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May 19, 2006

Comments

MRE

Professor Miron,

Is there no wiggle room for taxing windfall profits to the benefit of consumers? If oil companies see no percentage in investing more in greater refining capacity (say they've already invested a fraction of their profits in refineries and exploration and are waiting for refineries to be built and holes to be drilled etc...) does it make no sense to tax away some of the windfall profits these companies earn in order to cheapen the price at the pump or to somehow benefit consumers through public spending (being a libertarian as well, this is thievery in my opinion, but since it will happen to some degree anyway, you might as well do it right). Obviously, if you tax an oil company's profits away completely the incentive to invest will be damaged, and if you tax none of it they will have plenty of dough to play with and there will be incentive for entry leading to more competition...however, shouldn't there logically be a middle ground of taxation? Where oil companies are taxed up to a point where the impact on incentives is too small to measure, or is it that you just can't see/measure the opportunity cost of the firms that choose not to enter? Anyhow, I attended a talk hosted by the New York Fed a while back and the president suggested that there is a certain amount of taxation that ultimately has no measurable effect on incentives, however, other libertarian economists have been skeptical of this assertion and I was curious where you come down.
-Malcolm

James

MRE,

Renegging on a lease is not really the same as a "windfall profits" tax. If you believe that the government should engage in interventionist policy in the oil industry, that's another issue. But if you do favor such measures, you should also favor a government that maintains its credibility as well.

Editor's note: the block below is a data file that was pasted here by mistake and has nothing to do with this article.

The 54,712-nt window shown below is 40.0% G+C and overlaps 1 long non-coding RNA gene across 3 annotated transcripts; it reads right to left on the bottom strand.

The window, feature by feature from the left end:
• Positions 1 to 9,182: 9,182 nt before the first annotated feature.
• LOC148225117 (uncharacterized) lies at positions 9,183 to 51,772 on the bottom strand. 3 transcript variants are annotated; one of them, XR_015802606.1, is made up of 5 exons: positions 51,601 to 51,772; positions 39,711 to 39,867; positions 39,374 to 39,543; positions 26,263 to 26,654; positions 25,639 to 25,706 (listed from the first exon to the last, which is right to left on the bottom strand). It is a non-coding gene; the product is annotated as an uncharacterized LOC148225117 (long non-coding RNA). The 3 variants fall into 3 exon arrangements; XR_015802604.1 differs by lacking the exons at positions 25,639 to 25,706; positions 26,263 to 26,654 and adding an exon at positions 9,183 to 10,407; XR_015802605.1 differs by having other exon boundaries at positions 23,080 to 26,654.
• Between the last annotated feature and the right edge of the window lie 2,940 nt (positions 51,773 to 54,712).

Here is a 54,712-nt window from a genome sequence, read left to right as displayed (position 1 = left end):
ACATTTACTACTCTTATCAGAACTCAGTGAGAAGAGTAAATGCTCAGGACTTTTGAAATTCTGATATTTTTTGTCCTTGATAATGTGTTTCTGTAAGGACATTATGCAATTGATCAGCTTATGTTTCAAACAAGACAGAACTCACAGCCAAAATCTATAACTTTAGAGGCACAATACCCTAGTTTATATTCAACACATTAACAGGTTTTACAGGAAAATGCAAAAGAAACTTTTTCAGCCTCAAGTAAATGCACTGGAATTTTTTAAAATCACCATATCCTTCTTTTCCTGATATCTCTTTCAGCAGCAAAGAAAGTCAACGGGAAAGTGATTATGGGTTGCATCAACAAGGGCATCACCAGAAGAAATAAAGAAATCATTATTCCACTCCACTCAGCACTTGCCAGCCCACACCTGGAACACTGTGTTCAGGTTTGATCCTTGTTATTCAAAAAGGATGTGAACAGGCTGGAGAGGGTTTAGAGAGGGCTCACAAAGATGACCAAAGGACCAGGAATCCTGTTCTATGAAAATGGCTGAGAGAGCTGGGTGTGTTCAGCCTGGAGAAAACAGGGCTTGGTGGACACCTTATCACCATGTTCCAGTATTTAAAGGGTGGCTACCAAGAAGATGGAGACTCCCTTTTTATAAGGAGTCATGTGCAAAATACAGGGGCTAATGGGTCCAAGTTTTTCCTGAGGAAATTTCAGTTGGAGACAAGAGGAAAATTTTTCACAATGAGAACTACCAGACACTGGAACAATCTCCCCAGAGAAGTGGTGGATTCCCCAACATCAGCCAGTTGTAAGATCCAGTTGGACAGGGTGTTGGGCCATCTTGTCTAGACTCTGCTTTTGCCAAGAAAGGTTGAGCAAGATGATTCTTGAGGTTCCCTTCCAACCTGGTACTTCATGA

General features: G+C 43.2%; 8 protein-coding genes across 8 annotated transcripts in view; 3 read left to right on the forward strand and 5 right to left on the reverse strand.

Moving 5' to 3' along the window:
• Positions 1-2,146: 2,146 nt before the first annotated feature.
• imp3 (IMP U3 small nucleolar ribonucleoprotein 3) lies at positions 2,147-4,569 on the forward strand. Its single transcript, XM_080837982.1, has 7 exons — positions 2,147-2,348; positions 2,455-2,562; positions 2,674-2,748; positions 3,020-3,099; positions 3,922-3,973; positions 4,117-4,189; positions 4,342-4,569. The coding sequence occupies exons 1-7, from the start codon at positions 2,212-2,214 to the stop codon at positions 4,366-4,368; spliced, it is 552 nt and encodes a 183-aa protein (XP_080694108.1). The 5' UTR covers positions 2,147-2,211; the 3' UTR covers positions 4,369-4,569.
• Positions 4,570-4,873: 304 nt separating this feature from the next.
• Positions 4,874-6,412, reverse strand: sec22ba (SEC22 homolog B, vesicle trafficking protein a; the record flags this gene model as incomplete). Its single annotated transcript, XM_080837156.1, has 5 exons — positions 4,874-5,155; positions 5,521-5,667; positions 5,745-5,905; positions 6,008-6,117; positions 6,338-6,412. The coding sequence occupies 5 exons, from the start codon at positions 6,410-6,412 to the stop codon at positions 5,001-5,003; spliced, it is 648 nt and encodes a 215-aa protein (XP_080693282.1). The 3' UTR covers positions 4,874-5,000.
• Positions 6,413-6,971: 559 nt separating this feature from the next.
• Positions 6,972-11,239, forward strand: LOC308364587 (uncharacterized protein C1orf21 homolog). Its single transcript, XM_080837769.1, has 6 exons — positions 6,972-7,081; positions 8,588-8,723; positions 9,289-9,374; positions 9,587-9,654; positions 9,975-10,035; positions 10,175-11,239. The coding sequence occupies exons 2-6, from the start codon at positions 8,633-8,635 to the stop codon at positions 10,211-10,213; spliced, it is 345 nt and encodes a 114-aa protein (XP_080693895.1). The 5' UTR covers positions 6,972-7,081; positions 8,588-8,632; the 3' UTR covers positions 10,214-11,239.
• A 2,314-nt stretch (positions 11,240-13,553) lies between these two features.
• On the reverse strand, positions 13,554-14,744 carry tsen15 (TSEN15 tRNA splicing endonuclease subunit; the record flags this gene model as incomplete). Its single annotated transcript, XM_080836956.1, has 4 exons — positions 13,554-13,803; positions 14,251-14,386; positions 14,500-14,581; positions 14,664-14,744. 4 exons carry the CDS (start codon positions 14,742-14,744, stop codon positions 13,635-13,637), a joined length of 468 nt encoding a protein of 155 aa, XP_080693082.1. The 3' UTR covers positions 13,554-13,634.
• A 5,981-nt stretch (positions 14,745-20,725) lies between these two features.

As for a tax cheapening the price at the pump, I don't see how this would work. Why would an oil company respond to a tax by lowering the price they charge? Public spending seems like a suspect idea too. What makes you think that the government knows better than the management of the oil companies how to spend the money?

Mike Huben

Once again, a libertarian is wailing about a perfectly ordinary private practice only because government is doing it.

Assume you are renting an apartment, and housing prices go through the roof. Your landlord could insist that you renegotiate the rent OR ELSE HE WOULD NOT RENEW THE LEASE WHEN IT EXPIRES.

If you read the article carefully, that's what is reported.

Propaganda. Sheesh.

James

Huben,

It's better when you just call those whom you disagree with propagandists and accuse them of wailing. At least that leaves it very clear how little substance your views have. But now you're really going in new direction. As I read the article, I can't find where it says that the government is telling the oil co's, "renegotiate or we won't renew."

Mike Huben

I was imprecise, James. Sorry.

"To give the government bargaining power, the bill would also prohibit the Interior Department from awarding any new leases to companies that refuse to revisit their leases."

So we're not talking renewal, we're talking denying opportunities for new leases (which may amount to renewal.)

Do you agree with me now?

James

Huben,